• cell cycle;
  • centrosomes;
  • Chlamydia;
  • cyclin B1;
  • dynein;
  • microtubule spindles;
  • mitosis;
  • securin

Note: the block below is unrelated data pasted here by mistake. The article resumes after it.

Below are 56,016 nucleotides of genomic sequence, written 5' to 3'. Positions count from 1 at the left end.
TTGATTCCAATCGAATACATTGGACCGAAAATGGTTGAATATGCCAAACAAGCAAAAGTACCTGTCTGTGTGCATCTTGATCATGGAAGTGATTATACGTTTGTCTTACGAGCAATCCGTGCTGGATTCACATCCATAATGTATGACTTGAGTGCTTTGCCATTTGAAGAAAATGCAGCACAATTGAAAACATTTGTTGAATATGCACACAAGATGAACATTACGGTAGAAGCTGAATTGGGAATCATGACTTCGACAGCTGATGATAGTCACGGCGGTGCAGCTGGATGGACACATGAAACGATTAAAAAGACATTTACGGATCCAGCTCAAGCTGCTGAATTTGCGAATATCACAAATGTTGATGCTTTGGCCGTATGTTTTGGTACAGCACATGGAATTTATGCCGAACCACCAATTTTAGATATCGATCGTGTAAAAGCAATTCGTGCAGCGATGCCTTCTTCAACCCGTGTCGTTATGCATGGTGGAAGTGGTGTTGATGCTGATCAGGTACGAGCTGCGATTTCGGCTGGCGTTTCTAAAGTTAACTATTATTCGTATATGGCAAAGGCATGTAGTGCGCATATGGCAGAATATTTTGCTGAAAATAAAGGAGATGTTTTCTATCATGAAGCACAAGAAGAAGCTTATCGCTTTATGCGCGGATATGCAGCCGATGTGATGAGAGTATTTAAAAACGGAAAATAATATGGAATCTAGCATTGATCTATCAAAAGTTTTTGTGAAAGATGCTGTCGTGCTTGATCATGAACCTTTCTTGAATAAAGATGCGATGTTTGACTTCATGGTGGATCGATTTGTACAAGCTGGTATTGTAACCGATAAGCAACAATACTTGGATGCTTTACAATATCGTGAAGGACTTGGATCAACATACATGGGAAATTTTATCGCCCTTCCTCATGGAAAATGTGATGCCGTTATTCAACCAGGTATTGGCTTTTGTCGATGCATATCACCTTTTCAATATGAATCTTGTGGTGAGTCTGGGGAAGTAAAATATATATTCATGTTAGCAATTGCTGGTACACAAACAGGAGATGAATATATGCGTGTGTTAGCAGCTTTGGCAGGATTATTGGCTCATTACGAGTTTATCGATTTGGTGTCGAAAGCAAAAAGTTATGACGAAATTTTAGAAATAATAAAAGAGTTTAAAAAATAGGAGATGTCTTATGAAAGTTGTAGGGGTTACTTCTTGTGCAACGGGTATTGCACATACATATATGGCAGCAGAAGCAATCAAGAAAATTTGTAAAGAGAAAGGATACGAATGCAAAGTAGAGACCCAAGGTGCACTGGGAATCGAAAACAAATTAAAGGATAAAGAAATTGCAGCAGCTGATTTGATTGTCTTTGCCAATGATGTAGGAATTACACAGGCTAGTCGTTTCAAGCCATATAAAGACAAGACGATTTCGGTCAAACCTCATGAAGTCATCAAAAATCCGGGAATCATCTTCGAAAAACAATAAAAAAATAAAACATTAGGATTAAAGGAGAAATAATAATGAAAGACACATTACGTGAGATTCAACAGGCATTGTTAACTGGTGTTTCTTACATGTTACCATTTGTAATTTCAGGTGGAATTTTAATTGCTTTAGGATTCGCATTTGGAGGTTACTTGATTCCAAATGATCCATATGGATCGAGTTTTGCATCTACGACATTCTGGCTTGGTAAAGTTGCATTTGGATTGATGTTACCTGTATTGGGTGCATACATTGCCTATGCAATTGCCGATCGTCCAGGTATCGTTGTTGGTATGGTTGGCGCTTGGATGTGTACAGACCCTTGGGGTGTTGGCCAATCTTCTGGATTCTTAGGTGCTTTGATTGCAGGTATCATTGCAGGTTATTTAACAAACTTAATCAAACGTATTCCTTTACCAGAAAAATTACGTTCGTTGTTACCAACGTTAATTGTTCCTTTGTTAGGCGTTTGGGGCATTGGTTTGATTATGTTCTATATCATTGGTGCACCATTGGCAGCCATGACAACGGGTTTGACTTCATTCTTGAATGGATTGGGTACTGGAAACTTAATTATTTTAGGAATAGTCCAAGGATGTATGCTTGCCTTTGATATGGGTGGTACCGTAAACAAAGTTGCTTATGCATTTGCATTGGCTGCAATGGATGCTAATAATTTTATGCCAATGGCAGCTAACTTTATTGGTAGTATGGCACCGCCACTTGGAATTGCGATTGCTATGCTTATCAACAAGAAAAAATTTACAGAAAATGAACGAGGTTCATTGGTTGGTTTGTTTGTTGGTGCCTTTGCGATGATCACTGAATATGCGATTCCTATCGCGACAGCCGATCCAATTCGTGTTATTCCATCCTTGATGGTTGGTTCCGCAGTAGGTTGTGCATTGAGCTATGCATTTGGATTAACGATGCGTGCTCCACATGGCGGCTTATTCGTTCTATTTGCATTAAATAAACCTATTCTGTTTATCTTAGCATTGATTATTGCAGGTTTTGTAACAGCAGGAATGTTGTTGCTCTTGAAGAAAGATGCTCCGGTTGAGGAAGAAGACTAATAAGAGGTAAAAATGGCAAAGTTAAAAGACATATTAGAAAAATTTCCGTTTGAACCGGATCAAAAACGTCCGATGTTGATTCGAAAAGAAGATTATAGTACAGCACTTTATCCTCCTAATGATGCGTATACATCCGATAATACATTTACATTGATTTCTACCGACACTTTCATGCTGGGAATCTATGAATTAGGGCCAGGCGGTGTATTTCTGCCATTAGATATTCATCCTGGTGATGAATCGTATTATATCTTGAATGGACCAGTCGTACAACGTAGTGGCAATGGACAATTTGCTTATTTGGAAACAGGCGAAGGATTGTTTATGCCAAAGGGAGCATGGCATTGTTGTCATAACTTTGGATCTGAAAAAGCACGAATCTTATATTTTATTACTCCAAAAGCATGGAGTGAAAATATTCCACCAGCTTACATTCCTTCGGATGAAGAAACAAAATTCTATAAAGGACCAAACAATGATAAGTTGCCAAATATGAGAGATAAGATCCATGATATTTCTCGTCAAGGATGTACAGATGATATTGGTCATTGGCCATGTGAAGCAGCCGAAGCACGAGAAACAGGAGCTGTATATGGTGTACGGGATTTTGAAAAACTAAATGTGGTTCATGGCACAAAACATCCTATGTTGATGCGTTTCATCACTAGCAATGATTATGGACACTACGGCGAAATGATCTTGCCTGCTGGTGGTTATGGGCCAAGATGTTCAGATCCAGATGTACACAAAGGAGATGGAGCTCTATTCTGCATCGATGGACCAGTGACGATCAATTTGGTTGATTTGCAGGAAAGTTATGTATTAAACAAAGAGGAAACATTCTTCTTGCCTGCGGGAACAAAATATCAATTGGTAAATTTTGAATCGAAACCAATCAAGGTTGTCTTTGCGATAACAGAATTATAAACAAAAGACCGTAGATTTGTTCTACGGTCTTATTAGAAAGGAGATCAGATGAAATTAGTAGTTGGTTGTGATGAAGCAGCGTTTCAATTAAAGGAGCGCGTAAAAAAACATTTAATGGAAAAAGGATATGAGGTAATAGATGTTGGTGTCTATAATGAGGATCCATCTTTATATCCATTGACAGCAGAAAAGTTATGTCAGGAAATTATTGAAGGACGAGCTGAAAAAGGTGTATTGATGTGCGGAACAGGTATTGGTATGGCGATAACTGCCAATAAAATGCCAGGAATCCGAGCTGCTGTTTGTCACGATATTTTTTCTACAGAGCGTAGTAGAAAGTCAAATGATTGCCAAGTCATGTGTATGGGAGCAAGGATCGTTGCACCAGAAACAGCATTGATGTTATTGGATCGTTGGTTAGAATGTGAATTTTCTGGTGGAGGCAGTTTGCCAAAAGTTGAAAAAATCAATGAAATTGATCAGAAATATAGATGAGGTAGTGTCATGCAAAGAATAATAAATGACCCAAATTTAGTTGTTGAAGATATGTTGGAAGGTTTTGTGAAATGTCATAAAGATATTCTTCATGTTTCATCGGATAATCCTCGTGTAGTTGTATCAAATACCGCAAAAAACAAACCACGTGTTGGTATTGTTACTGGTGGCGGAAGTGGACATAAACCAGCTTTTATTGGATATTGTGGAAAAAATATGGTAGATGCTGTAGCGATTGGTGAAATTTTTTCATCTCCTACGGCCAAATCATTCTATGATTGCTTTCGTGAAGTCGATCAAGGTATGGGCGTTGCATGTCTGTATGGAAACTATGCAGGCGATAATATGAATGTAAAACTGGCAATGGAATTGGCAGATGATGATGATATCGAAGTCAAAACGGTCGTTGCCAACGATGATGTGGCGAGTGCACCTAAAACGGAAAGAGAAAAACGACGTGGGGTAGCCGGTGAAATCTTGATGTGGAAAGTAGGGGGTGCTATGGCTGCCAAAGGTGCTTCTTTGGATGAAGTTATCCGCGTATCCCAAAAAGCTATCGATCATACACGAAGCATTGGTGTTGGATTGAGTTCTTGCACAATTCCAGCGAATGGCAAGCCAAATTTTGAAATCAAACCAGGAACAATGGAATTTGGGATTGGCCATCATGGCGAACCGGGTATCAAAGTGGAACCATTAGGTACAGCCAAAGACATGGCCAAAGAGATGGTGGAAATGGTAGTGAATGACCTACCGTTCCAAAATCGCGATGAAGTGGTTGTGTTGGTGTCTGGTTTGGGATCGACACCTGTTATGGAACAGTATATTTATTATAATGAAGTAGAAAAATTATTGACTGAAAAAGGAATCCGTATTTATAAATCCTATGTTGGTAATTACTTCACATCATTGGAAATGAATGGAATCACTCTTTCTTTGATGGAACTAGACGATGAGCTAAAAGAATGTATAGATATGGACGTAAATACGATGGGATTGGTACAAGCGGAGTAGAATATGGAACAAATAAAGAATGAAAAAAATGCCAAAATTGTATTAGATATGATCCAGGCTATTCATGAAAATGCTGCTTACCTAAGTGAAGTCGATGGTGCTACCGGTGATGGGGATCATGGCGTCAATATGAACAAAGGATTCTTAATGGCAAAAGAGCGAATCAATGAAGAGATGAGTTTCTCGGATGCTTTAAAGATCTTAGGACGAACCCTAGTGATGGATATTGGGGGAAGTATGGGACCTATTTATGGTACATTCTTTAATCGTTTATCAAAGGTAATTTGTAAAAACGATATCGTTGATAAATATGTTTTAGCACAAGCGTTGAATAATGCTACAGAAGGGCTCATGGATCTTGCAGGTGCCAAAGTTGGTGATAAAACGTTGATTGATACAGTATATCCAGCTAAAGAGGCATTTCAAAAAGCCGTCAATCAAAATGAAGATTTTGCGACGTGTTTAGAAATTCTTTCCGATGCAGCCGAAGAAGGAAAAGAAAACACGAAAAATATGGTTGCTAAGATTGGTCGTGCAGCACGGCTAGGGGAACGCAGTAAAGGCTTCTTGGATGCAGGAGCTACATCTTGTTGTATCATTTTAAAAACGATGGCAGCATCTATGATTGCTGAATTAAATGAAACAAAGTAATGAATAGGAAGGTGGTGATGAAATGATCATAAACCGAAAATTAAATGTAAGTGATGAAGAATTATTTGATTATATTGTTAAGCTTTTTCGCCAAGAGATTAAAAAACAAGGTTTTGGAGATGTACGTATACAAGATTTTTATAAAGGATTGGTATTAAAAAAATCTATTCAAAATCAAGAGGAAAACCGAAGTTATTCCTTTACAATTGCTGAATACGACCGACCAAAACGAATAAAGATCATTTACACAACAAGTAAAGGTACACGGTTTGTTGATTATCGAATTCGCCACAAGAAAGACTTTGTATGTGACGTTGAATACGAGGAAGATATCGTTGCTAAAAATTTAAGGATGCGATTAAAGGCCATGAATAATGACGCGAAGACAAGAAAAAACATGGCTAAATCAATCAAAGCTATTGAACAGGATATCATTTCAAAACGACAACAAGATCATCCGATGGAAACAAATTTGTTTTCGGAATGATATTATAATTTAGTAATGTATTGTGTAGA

Chlamydiae are Gram negative, obligate intracellular bacteria, and Chlamydia trachomatis is the etiologic agent of the most commonly reported sexually transmitted disease in the United States. Chlamydiae undergo a biphasic life cycle that takes place inside a parasitophorous vacuole termed an inclusion. Chlamydial infections have been epidemiologically linked to cervical cancer in patients previously infected by human papillomavirus (HPV). The inclusion associates very closely with host cell centrosomes, and this association is dependent upon the host motor protein dynein. We have previously reported that this interaction induces supernumerary centrosomes in infected cells, leading to multipolar mitotic spindles and inhibiting accurate chromosome segregation. Our findings demonstrate that chlamydial infection causes mitotic spindle defects independently of its effects on centrosome amplification. We show that chlamydial infection increases centrosome spread and inhibits the spindle assembly checkpoint delay to disrupt centrosome clustering. These data suggest that chlamydial infection exacerbates the consequences of centrosome amplification by inhibiting the cells' ability to suppress the effects of these defects on mitotic spindle organization. We hypothesize that these combined effects on mitotic spindle architecture identifies a possible mechanism for Chlamydia as a cofactor in cervical cancer formation.